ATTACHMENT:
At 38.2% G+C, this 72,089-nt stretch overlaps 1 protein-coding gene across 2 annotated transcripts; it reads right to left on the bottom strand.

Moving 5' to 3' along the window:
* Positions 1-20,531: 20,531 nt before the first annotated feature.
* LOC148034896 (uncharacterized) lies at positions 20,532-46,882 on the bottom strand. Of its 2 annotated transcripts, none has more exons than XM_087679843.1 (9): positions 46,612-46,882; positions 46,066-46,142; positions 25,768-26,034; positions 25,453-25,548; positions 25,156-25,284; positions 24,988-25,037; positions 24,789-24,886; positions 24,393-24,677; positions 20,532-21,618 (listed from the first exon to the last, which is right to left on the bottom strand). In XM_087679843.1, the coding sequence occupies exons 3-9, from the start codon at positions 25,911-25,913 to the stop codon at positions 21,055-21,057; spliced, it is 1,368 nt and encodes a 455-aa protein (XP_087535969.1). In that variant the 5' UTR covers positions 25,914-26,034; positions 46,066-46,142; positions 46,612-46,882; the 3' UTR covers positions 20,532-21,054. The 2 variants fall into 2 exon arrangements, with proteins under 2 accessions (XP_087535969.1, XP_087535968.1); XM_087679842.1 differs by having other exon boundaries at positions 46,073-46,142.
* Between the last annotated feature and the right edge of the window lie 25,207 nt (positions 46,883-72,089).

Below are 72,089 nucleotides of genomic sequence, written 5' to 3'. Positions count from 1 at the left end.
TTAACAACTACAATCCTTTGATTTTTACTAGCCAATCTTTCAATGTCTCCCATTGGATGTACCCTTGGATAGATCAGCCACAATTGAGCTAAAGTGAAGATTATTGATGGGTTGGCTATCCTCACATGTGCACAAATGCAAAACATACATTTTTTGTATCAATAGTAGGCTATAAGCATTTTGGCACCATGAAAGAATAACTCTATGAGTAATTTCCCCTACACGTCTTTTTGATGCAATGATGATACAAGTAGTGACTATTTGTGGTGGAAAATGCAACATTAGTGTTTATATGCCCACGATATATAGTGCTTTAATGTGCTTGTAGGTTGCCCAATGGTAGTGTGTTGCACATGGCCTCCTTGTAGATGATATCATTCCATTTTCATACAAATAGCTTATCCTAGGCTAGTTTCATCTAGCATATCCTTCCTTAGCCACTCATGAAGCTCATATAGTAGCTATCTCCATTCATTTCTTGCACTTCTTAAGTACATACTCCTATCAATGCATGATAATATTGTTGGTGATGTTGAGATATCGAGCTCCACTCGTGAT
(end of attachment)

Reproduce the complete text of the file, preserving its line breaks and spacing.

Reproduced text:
At 38.2% G+C, this 72,089-nt stretch overlaps 1 protein-coding gene across 2 annotated transcripts; it reads right to left on the bottom strand.

Moving 5' to 3' along the window:
* Positions 1-20,531: 20,531 nt before the first annotated feature.
* LOC148034896 (uncharacterized) lies at positions 20,532-46,882 on the bottom strand. Of its 2 annotated transcripts, none has more exons than XM_087679843.1 (9): positions 46,612-46,882; positions 46,066-46,142; positions 25,768-26,034; positions 25,453-25,548; positions 25,156-25,284; positions 24,988-25,037; positions 24,789-24,886; positions 24,393-24,677; positions 20,532-21,618 (listed from the first exon to the last, which is right to left on the bottom strand). In XM_087679843.1, the coding sequence occupies exons 3-9, from the start codon at positions 25,911-25,913 to the stop codon at positions 21,055-21,057; spliced, it is 1,368 nt and encodes a 455-aa protein (XP_087535969.1). In that variant the 5' UTR covers positions 25,914-26,034; positions 46,066-46,142; positions 46,612-46,882; the 3' UTR covers positions 20,532-21,054. The 2 variants fall into 2 exon arrangements, with proteins under 2 accessions (XP_087535969.1, XP_087535968.1); XM_087679842.1 differs by having other exon boundaries at positions 46,073-46,142.
* Between the last annotated feature and the right edge of the window lie 25,207 nt (positions 46,883-72,089).

Below are 72,089 nucleotides of genomic sequence, written 5' to 3'. Positions count from 1 at the left end.
TTAACAACTACAATCCTTTGATTTTTACTAGCCAATCTTTCAATGTCTCCCATTGGATGTACCCTTGGATAGATCAGCCACAATTGAGCTAAAGTGAAGATTATTGATGGGTTGGCTATCCTCACATGTGCACAAATGCAAAACATACATTTTTTGTATCAATAGTAGGCTATAAGCATTTTGGCACCATGAAAGAATAACTCTATGAGTAATTTCCCCTACACGTCTTTTTGATGCAATGATGATACAAGTAGTGACTATTTGTGGTGGAAAATGCAACATTAGTGTTTATATGCCCACGATATATAGTGCTTTAATGTGCTTGTAGGTTGCCCAATGGTAGTGTGTTGCACATGGCCTCCTTGTAGATGATATCATTCCATTTTCATACAAATAGCTTATCCTAGGCTAGTTTCATCTAGCATATCCTTCCTTAGCCACTCATGAAGCTCATATAGTAGCTATCTCCATTCATTTCTTGCACTTCTTAAGTACATACTCCTATCAATGCATGATAATATTGTTGGTGATGTTGAGATATCGAGCTCCACTCGTGAT